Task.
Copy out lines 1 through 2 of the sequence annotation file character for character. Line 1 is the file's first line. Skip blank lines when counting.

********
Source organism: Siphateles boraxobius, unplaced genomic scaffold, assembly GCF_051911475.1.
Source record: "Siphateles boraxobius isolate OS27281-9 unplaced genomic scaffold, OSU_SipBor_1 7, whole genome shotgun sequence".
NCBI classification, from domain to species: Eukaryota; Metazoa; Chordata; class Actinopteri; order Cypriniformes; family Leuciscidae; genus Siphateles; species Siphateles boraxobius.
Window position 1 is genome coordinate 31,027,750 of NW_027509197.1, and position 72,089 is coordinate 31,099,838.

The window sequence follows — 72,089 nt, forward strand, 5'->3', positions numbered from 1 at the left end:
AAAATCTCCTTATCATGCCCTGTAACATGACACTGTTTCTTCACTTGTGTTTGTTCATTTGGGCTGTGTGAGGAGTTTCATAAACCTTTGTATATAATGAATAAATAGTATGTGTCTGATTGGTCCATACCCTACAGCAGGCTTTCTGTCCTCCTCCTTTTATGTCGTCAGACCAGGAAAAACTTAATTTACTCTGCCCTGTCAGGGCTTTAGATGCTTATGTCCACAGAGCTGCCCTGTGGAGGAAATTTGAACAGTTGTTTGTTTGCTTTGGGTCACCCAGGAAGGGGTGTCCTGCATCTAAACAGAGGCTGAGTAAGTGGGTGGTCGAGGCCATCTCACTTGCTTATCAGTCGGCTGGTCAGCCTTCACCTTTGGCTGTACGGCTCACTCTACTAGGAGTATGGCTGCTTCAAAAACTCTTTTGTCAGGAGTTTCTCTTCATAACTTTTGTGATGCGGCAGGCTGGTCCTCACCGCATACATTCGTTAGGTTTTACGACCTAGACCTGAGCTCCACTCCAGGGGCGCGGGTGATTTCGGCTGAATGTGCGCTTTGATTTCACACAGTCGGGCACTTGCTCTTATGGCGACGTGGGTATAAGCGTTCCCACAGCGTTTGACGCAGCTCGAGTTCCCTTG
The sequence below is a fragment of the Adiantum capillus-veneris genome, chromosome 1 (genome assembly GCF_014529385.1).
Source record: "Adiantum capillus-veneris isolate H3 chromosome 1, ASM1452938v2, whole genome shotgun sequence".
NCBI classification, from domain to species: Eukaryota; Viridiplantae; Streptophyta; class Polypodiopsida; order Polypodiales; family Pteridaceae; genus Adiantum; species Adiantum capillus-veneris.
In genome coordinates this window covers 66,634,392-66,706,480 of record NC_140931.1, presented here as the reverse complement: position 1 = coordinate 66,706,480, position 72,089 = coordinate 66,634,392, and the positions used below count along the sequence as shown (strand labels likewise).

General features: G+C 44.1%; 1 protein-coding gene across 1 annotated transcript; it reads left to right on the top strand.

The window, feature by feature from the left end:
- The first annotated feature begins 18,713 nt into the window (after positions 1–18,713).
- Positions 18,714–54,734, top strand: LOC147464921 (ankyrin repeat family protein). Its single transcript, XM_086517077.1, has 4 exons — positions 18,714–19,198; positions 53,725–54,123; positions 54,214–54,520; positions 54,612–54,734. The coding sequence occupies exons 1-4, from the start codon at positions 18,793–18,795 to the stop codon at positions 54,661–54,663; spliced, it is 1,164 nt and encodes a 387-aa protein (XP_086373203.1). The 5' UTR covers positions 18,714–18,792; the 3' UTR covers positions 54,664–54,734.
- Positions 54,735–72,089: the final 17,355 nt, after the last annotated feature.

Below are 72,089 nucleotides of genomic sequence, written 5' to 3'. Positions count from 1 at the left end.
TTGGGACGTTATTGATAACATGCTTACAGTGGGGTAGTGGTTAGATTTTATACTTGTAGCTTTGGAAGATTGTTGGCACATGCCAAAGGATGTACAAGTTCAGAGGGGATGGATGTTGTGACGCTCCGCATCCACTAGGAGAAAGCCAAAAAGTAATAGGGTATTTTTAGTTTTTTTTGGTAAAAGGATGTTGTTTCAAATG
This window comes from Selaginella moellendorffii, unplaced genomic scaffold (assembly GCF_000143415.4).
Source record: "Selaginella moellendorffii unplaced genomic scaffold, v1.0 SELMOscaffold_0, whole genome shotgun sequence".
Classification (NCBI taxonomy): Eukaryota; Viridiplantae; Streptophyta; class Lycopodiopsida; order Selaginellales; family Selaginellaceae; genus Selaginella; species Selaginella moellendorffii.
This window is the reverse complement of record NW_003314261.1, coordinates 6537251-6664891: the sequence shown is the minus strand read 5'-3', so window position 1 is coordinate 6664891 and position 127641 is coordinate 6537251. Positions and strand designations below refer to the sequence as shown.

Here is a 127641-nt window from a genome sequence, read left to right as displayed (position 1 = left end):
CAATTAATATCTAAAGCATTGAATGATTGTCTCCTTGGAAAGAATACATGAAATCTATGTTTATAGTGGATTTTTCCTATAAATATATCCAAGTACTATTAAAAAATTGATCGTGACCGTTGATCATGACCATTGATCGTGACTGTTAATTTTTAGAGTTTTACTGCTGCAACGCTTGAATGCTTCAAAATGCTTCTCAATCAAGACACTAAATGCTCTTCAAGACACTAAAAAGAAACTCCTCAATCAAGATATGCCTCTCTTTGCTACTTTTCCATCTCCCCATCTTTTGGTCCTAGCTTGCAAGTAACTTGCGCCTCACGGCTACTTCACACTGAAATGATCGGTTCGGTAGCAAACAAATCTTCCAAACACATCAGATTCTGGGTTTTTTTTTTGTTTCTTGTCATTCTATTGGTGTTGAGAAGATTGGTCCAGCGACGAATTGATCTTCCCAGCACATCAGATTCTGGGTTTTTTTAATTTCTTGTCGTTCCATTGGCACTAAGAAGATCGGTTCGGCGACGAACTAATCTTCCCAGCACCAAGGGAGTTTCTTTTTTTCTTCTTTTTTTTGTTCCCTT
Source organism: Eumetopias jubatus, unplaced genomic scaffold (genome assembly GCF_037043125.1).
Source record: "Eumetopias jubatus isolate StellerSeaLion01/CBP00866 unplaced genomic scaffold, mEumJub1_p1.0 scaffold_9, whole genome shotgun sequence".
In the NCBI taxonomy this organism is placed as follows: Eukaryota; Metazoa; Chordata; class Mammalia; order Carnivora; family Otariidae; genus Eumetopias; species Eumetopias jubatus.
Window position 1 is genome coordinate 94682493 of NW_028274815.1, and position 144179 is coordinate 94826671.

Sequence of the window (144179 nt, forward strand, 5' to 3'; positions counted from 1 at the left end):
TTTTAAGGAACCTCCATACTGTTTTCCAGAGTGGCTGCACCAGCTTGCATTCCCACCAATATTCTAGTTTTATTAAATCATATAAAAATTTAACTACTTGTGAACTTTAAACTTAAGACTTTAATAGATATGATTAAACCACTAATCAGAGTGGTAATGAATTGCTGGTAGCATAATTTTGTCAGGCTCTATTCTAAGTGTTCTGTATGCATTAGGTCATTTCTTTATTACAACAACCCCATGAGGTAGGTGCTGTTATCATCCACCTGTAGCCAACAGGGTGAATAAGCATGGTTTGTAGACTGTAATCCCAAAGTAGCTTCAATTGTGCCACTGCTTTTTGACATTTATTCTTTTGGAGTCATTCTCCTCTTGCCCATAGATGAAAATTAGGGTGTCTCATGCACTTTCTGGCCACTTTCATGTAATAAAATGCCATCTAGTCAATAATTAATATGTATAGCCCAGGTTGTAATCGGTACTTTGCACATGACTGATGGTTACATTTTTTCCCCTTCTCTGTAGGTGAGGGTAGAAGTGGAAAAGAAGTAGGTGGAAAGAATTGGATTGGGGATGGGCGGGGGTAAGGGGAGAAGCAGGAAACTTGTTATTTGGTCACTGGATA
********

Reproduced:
Source organism: Siphateles boraxobius, unplaced genomic scaffold, assembly GCF_051911475.1.
Source record: "Siphateles boraxobius isolate OS27281-9 unplaced genomic scaffold, OSU_SipBor_1 7, whole genome shotgun sequence".